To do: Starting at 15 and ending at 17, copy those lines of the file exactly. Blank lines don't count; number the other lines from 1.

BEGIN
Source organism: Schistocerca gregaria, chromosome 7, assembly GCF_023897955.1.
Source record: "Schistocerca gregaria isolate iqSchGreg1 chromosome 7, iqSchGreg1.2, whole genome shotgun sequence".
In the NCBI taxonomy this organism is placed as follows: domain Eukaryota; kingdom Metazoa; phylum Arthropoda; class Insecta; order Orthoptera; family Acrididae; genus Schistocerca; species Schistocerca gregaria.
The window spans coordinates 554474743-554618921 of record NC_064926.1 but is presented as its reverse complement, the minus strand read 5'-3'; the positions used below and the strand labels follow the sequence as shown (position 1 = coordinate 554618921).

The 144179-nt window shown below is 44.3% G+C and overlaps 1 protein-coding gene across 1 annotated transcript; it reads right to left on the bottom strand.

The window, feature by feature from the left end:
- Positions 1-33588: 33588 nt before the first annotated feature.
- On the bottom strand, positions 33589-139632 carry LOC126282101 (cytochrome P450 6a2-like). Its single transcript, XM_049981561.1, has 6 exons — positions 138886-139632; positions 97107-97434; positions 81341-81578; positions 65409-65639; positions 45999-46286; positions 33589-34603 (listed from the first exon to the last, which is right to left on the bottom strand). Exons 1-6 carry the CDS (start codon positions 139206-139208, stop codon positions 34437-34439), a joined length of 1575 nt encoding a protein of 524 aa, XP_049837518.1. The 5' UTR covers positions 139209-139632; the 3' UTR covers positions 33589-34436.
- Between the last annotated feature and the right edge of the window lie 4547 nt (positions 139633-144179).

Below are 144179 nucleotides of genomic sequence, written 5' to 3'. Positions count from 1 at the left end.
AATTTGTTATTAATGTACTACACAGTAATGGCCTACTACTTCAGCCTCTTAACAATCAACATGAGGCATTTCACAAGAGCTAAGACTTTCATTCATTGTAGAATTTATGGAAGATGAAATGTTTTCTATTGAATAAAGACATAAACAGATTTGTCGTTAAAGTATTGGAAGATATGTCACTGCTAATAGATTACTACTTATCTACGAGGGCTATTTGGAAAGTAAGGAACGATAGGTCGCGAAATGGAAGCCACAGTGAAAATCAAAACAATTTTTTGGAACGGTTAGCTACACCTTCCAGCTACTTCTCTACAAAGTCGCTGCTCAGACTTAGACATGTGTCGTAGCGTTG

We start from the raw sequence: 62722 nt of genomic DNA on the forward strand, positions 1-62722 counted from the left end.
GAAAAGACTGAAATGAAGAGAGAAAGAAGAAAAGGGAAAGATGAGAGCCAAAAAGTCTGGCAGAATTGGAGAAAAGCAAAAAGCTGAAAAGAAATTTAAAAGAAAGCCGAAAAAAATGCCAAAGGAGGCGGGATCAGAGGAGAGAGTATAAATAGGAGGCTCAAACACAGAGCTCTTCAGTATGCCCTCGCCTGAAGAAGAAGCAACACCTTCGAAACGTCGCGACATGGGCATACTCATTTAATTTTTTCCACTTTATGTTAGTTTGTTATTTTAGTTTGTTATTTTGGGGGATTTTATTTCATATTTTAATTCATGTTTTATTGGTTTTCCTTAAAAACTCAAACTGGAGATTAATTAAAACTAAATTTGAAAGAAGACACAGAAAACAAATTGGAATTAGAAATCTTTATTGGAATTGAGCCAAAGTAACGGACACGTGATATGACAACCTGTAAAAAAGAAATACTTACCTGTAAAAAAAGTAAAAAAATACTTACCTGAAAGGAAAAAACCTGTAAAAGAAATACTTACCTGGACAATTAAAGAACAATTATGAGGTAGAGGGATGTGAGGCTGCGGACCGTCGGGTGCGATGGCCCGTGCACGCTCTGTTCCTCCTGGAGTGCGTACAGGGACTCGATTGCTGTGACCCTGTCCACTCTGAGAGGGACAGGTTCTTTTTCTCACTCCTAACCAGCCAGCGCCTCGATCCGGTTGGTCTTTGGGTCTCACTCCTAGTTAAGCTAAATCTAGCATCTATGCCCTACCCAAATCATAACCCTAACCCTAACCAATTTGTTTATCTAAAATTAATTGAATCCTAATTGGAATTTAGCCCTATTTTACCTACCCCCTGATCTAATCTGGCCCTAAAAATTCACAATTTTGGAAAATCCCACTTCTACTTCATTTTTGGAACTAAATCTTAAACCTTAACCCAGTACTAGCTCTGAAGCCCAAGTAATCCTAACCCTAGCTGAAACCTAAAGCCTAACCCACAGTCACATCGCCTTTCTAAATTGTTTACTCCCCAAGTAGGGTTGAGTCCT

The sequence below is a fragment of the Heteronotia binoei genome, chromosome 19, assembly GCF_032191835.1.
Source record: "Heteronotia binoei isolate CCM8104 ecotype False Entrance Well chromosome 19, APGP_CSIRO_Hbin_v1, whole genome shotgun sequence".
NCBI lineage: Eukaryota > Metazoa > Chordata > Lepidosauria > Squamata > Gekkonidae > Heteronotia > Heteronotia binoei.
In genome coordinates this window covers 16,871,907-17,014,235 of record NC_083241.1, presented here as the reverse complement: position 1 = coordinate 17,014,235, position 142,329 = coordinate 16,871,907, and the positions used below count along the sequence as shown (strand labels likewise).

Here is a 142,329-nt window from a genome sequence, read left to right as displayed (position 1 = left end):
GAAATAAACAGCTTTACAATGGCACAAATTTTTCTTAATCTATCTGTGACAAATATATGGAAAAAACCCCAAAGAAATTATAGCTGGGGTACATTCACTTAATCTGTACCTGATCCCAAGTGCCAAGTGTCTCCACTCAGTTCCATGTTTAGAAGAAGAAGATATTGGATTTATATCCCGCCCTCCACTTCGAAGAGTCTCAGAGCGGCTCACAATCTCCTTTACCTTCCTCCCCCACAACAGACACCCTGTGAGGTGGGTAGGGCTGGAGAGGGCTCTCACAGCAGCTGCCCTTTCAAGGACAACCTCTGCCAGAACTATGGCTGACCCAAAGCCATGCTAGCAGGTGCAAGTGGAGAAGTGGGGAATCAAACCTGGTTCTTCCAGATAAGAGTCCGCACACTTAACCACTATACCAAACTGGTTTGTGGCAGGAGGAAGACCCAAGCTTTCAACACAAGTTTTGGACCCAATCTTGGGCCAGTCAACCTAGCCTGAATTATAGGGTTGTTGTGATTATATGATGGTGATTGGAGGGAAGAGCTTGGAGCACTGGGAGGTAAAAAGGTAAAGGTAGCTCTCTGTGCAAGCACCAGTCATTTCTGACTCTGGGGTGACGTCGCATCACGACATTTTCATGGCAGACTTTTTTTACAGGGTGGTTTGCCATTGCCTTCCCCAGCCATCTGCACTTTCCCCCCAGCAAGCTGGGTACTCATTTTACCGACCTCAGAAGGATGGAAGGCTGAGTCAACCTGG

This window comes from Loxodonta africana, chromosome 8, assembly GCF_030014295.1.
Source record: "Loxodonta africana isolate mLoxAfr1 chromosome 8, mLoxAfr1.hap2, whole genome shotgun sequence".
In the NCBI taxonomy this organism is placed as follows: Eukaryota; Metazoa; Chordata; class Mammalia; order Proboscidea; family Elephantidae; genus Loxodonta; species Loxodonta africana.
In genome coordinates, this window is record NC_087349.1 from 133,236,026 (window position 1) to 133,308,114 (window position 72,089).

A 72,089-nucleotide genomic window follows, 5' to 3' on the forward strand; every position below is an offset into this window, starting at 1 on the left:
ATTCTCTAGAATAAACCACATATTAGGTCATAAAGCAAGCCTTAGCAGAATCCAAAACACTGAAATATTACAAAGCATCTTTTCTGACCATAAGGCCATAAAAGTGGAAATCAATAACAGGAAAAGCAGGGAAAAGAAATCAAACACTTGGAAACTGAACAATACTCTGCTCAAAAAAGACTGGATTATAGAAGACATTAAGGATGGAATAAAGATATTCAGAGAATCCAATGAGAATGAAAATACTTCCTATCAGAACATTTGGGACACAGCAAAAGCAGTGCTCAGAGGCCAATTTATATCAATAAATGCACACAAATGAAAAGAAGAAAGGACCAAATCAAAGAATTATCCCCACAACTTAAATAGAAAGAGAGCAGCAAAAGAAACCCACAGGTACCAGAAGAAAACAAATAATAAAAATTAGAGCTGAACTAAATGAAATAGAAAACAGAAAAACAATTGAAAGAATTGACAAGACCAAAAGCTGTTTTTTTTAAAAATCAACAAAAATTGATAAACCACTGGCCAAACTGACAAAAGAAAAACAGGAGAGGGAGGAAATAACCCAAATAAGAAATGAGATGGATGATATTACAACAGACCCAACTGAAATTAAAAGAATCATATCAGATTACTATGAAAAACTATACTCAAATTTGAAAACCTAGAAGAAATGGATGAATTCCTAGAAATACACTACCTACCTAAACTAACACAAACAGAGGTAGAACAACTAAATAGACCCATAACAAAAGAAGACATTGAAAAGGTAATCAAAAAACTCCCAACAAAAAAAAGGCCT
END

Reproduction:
Source record: "Heteronotia binoei isolate CCM8104 ecotype False Entrance Well chromosome 19, APGP_CSIRO_Hbin_v1, whole genome shotgun sequence".
NCBI lineage: Eukaryota > Metazoa > Chordata > Lepidosauria > Squamata > Gekkonidae > Heteronotia > Heteronotia binoei.
In genome coordinates this window covers 16,871,907-17,014,235 of record NC_083241.1, presented here as the reverse complement: position 1 = coordinate 17,014,235, position 142,329 = coordinate 16,871,907, and the positions used below count along the sequence as shown (strand labels likewise).